The latest numbers from BC Assessment show many detached homes in Metro Vancouver dropping in value as condos continue trending upward.

The 2019 property assessments being mailed out to homeowners this week reveal some single-family homes had declined by as much as 15 per cent as of the July 1, 2018 assessment date. Scroll down or click here to view the results by municipality on an interactive map.

The average assessed value of detached homes in Vancouver fell by four per cent, from $1.83 million to $1.76 million – a noted change of pace for the city's once out-of-control real estate market.

"The majority of residential home owners within the region can expect a modest change compared to last year's assessment," deputy assessor Keith MacLean-Talbot said in a statement.

The drops affected some of Vancouver's most expensive mansions, which lost millions of dollars in assessed value. That includes the priciest residential property in the city, Lululemon founder Chip Wilson's palatial waterfront home in Point Grey, which fell from $78.8 million to $73.1 million.

The second-most expensive home, located near Belmont Avenue and Blanca Street, dropped in assessed value from $71.8 million to $65.4 million.

Burnaby also saw a four per cent drop in the average assed value for single-family homes, while West Vancouver recorded a decline of 12 per cent.

Other cities saw increases, however, including Port Coquitlam, Port Moody and Squamish, where average assessed values increase by between four and six per cent for detached homes.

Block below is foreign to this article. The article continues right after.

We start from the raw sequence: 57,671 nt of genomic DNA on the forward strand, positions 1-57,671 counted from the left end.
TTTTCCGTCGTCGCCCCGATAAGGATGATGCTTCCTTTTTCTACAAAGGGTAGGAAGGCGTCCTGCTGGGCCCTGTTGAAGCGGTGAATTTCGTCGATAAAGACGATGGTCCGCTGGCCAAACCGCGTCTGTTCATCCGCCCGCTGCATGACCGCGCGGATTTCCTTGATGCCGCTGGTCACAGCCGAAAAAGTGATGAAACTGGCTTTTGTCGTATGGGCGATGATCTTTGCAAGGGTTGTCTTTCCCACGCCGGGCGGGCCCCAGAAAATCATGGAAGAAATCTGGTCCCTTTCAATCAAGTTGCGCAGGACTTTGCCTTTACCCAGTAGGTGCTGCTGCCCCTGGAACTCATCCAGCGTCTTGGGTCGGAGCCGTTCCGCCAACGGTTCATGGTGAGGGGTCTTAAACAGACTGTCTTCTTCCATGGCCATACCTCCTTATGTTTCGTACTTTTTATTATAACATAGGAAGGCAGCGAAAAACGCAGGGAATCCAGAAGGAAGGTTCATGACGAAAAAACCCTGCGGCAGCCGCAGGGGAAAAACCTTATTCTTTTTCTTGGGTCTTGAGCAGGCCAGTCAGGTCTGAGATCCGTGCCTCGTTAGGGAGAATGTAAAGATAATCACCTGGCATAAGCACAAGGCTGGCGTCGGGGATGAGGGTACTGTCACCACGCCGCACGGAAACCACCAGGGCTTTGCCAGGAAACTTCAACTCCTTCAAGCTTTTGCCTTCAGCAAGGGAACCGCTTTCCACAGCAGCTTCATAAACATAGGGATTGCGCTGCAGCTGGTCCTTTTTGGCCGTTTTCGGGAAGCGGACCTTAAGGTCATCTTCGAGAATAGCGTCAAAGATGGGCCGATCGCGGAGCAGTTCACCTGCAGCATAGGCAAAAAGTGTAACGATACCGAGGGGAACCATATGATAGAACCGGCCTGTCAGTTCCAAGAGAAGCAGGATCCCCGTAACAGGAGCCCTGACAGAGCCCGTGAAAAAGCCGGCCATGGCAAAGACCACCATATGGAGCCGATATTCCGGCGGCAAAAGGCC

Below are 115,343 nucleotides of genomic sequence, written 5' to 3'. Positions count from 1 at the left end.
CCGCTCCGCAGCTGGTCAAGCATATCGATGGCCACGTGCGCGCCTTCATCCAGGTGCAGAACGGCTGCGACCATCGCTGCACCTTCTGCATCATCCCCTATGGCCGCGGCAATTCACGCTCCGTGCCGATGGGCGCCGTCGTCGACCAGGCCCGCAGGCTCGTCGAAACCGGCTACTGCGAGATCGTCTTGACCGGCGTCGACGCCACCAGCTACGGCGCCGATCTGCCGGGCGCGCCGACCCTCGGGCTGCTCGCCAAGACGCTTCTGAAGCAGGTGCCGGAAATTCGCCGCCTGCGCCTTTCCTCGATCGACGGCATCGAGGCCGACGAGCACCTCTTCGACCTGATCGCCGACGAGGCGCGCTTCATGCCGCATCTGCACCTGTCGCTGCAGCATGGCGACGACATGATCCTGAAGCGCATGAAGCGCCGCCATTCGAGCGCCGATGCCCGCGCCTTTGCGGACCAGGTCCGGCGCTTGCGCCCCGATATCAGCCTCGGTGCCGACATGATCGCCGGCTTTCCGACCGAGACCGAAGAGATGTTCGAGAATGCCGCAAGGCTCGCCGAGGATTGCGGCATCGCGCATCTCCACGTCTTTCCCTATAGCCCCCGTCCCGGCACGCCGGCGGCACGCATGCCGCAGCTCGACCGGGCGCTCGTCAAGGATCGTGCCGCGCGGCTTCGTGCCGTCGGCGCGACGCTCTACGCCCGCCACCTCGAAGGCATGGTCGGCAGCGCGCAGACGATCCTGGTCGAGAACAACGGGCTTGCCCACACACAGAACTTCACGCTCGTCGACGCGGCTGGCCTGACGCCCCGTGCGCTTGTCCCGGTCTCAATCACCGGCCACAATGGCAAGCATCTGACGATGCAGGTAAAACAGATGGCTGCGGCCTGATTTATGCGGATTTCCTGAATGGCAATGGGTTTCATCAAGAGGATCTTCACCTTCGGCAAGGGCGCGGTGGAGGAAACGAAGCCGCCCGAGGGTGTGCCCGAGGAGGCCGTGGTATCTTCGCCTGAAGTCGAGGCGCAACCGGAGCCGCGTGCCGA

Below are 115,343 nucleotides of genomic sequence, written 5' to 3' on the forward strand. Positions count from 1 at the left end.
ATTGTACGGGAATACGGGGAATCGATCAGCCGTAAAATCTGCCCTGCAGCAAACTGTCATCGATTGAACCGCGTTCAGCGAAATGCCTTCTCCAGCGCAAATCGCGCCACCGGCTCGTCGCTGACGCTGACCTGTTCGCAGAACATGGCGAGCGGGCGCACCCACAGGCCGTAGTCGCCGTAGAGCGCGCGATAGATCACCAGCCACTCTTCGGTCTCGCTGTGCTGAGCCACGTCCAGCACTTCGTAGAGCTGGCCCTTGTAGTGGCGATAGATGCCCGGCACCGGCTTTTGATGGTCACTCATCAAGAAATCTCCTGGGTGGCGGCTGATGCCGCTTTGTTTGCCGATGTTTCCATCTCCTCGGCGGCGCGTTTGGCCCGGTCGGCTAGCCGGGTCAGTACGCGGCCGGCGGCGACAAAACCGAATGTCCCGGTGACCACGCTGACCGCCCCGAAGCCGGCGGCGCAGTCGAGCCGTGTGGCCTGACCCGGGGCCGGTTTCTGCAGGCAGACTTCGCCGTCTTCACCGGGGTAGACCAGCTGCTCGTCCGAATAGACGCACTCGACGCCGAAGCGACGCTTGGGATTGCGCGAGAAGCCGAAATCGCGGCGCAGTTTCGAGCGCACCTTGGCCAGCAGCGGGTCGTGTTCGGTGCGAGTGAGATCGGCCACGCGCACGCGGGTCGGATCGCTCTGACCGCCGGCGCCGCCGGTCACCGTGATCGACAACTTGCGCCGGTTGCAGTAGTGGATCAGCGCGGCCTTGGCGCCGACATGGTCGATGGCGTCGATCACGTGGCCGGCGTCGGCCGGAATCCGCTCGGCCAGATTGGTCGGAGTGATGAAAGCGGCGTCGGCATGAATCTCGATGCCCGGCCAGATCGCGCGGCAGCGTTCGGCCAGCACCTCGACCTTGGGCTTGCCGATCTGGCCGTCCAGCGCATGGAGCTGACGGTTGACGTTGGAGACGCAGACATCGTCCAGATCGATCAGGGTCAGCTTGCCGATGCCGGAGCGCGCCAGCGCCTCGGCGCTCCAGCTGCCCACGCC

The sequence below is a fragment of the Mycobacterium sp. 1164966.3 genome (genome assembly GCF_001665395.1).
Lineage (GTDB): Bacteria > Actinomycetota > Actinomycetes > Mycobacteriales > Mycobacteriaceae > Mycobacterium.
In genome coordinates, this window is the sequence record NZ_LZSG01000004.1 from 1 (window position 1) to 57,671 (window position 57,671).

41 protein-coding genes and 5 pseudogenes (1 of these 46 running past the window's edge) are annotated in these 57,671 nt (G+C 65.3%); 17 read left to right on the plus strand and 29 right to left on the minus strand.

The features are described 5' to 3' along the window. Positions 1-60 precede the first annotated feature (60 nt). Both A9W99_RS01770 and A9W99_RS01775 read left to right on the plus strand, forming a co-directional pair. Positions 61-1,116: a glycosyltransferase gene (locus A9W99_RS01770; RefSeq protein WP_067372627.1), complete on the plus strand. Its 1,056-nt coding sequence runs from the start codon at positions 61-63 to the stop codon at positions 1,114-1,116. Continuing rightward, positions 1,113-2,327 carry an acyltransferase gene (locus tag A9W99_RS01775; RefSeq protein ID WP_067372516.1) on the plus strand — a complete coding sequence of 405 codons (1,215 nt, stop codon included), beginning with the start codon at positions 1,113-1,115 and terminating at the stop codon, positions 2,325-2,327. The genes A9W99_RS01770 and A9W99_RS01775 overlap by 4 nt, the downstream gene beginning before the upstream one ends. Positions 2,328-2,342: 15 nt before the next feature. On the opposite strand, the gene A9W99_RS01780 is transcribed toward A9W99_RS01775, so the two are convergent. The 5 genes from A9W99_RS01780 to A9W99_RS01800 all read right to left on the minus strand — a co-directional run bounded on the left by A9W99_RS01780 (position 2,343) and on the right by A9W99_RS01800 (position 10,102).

There was even better news for homeowners in the Fraser Valley. Average assessed values for single-family homes increased 17 per cent in Hope, from $356,000 to $416,000, and by 10 per cent in Chilliwack, going from $559,000 to $613,000. 

Meanwhile, most condo owners saw their values increase right across both Metro Vancouver and the Fraser Valley – in some cases by as much as 35 per cent.

According to BC Assessment, the average assessed value of condos in Abbotsford jumped by 28 per cent, from $275,000 up to $353,000. Langley saw a similar hike of 27 per cent.

Condo owners in Vancouver saw a comparatively small six per cent increase, from an average assessed value of $700,000 in July 2017 to $740,000 a year later.

Whistler and Squamish saw average condo value increases of 23 per cent and 19 per cent, respectively. Burnaby, Coquitlam, Port Coquitlam and New Westminster all saw average assessed values increase by 12 to 16 per cent.

Overall, the updated assessments represent an increase of about $43 billion in value for BC Assessment's "Greater Vancouver" region, which includes most of Metro Vancouver, and $51 billion for the Fraser Valley.

The total assessed value now sits at $947 in Metro Vancouver and $540 billion in the valley.

While individual jumps in value might be concerning to some owners who are struggling to make ends meet, BC Assessment noted that changes in value don't "automatically translate into a corresponding increase in property taxes."

"How your assessment changes relative to the average change in your community is what may affect your property taxes," Maclean-Talbot said.

Anyone with a complaint about their new property assessment is encouraged to contact BC Assessment as soon as possible. Appeals must be filed by Jan. 31 for an independent assessment review. 

To look up 2019 property assessments by address, visit the BC Assessment website

The interactive map above shows the change in assessed value by municipality. Viewing this article on our mobile beta site? Check out a compatible version here.